Recording a club's storied past is a vital link to its present

Recording a club’s storied past is a vital link to its present

Ross left a paper trail, but Rochester's revisions were lost.
Tufts Archives

This spring’s unveiling of the USGA’s Arnold Palmer Center for Golf History confirms what we already know: Golf revels in its past. But once we sail beyond the obvious — the Joneses, the Hogans, the Masters, the Opens — the bulk of the game’s long and still-evolving story is easy to overlook. This despite its being under our noses, written in the dirt of the clubs we belong to and the courses that we play. It’s a history we’re in danger of losing if we who are actively living it don’t just as actively work to preserve it.

When the Country Club of Rochester in upstate New York asked me to write a club history to accompany the restoration of its marvelous Donald Ross course, I jumped at the assignment. From a storyteller’s perspective, the club seemed like a gold mine. Founded in 1895, it had some salt in its stubble. It was Walter Hagen’s golfing womb; Robert Trent Jones’s, too. It had hosted three national championships — two U.S. Women’s Opens and a U.S. Women’s Amateur — and housed a living monument in retired head pro Sam Urzetta, who had upset Frank Stranahan to win the 1950 U.S. Amateur and who to this day remains a fixture on the lesson tee.

Ross had made substantial renovations to his original layout over a 20-year stretch, and I couldn’t wait to get my hands on the architectural plans and photographs, to read ancient accounts and to delve into the archive. Only, no blueprints existed, the photos were few, the accounts spotty, and the archive was a creased metal cabinet in the clubhouse attic more significant for what wasn’t there than for what was.

With a bit of Sam Spade work, I unearthed enough circumstantial evidence to fill in the many blanks. Thankfully, Urzetta’s memory was far more organized — and colorful — than the scraps in the old cabinet, and several of the club’s senior members loaned generously from their own memory banks. Yet the story remained sadly incomplete, more so the further back it went.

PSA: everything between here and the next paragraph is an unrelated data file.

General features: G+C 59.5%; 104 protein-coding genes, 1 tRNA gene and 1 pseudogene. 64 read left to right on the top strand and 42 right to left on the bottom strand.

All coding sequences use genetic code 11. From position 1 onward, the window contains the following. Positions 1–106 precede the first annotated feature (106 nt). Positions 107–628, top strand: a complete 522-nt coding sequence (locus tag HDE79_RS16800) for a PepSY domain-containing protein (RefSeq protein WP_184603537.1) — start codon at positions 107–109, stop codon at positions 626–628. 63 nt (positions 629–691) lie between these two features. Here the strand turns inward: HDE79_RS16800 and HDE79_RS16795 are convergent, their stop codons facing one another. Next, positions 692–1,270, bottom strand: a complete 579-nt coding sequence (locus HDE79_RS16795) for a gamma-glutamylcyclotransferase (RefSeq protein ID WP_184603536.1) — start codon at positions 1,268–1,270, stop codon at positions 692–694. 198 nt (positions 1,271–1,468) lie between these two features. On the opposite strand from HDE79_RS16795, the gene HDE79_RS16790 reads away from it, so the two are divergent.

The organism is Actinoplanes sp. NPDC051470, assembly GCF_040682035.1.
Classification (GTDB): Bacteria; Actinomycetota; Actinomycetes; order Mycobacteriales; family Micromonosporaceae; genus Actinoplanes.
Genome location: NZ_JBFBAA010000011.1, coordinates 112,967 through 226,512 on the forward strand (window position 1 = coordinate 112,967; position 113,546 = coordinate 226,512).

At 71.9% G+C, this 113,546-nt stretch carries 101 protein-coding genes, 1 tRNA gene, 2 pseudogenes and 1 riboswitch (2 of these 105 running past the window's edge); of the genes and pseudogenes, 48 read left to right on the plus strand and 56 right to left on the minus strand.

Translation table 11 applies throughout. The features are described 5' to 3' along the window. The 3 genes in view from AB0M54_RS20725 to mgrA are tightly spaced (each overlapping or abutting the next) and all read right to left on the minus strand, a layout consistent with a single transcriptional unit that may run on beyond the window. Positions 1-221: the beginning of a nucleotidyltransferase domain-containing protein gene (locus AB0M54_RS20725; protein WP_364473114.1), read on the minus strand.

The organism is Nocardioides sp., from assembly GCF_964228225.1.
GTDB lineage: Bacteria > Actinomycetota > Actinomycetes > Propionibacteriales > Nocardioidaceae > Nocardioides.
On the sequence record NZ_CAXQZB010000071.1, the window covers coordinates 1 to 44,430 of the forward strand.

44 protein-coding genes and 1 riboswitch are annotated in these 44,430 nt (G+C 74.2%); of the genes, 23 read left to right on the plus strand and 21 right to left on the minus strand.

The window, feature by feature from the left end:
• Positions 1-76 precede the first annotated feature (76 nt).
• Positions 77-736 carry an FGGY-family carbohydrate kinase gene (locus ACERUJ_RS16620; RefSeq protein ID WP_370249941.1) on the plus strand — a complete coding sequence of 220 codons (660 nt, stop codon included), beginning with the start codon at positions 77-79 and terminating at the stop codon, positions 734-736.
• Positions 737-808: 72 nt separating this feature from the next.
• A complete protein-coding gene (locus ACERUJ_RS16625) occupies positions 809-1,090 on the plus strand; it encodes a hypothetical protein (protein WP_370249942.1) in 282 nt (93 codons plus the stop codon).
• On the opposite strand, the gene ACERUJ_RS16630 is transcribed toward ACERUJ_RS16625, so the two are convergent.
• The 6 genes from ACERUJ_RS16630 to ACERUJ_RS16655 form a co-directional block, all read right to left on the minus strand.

Clubs are golf’s clans and communities, big pots of cultural glue, and whether they happen to be at Shinnecock or some goat track down the road, they provide meaning and allegiance for the golfers who play them. True, some clubs keep meticulous records, but most don’t, and they should. Not because the past is necessarily prologue, but because something that connects the present to the past and links the past to the future is inevitably lost every time a tattered blueprint is thoughtlessly chucked or the oldest member dies with his reminiscences unrecorded. Without those remnants golf loses texture. Without them golf is simply a game.

Daniel J. Boorstin, the late historian and Librarian of Congress, stressed the past’s continued presence in an existential query: “If we don’t know where we are, and we don’t know when we are, and we don’t know why we are, how can we possibly know who we are?” Apply that to golf, and it comes down to this: If we don’t know who we are as golfers and what connects us to the game, we’re not much more than penciled numbers on a scorecard. And given the numbers I tend to put down, I don’t want to be reduced to that.

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